06/03/2012 2:22PM

2012 Belmont Stakes: Dullahan makes fast workout look easy

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Barbara D. Livingston
I'll Have Another schools Sunday on a beautiful morning at Belmont Park. He followed with a strong one-mile gallop for Saturday's Belmont Stakes.

ELMONT, N.Y. - Jockey Javier Castellano was walking Dullahan back to trainer Dale Romans's barn after having just worked the third-place finisher in this year’s Kentucky Derby a half-mile Sunday morning at Belmont Park when he stopped briefly to ask the gap attendant how fast he’d gone.

“The man said ‘45’ and I said no way, that can’t be right, it’s too fast,” said Castellano, who had never been on Dullahan prior to Sunday’s work and who’ll ride the Blue Grass winner for the first time in the Belmont Stakes.

In actuality, Dullahan completed a half-mile in an eye-catching 45.82 seconds, according to Daily Racing Form, following an opening quarter mile in 22.20.  Dullahan galloped out five-eighths in 58.91 while easily the most impressive of five prospective Belmont starters to work over a fast track on a picture-perfect morning at Belmont Park.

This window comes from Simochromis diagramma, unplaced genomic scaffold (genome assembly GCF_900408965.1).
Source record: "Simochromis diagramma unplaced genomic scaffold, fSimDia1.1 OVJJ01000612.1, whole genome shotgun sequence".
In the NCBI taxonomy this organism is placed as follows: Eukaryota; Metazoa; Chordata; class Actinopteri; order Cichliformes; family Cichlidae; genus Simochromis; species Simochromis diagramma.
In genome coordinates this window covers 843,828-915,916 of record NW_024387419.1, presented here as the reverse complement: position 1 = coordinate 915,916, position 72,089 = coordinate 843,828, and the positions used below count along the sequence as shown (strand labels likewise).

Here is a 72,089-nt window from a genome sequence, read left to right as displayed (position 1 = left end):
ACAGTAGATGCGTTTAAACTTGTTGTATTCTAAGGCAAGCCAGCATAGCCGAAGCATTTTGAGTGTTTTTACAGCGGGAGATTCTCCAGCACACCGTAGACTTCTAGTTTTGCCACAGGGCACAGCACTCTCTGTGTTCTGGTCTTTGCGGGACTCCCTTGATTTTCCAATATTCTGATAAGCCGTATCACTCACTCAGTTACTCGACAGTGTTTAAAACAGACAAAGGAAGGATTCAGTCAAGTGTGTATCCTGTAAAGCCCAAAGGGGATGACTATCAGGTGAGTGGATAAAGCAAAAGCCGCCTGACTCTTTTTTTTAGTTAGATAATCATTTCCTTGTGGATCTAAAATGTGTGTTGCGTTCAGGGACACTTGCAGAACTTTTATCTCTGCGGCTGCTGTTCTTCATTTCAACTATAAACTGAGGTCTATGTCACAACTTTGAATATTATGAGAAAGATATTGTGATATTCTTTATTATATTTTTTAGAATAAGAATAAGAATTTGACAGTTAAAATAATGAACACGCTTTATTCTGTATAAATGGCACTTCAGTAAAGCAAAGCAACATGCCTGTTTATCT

Overall, seven of the 11 horses listed as probable starters for the Belmont worked on Sunday, including Union Rags at Fair Hill in Maryland and Ravelo’s Boy at Calder.



“I couldn’t believe he worked that fast,” said Castellano. “If you’d asked me I’d have said we went in 48 and galloped out in a minute. He went so easily. I was like a statue on him. I sat still to the top of the stretch, he switched leads right at the quarter pole, and was loaded out from there. If I never saw his past performances, I would have thought he was a sprinter who would be one-two early in the race.”

Castellano then gave Dullahan the ultimate compliment by comparing him with one of his past champions.

“He reminded me of Ghostzapper the way he worked,” said Castellano. “You’d watch him work five furlongs, it would look like he went in 1:02 and he’d go in a minute. Sometimes the numbers will fool you and I know the track was fast and I was the first to work after the break this morning. But even still, he was very impressive. He’s feeling good, he wants to run, he’s very sharp and moving forward. I’m very excited.”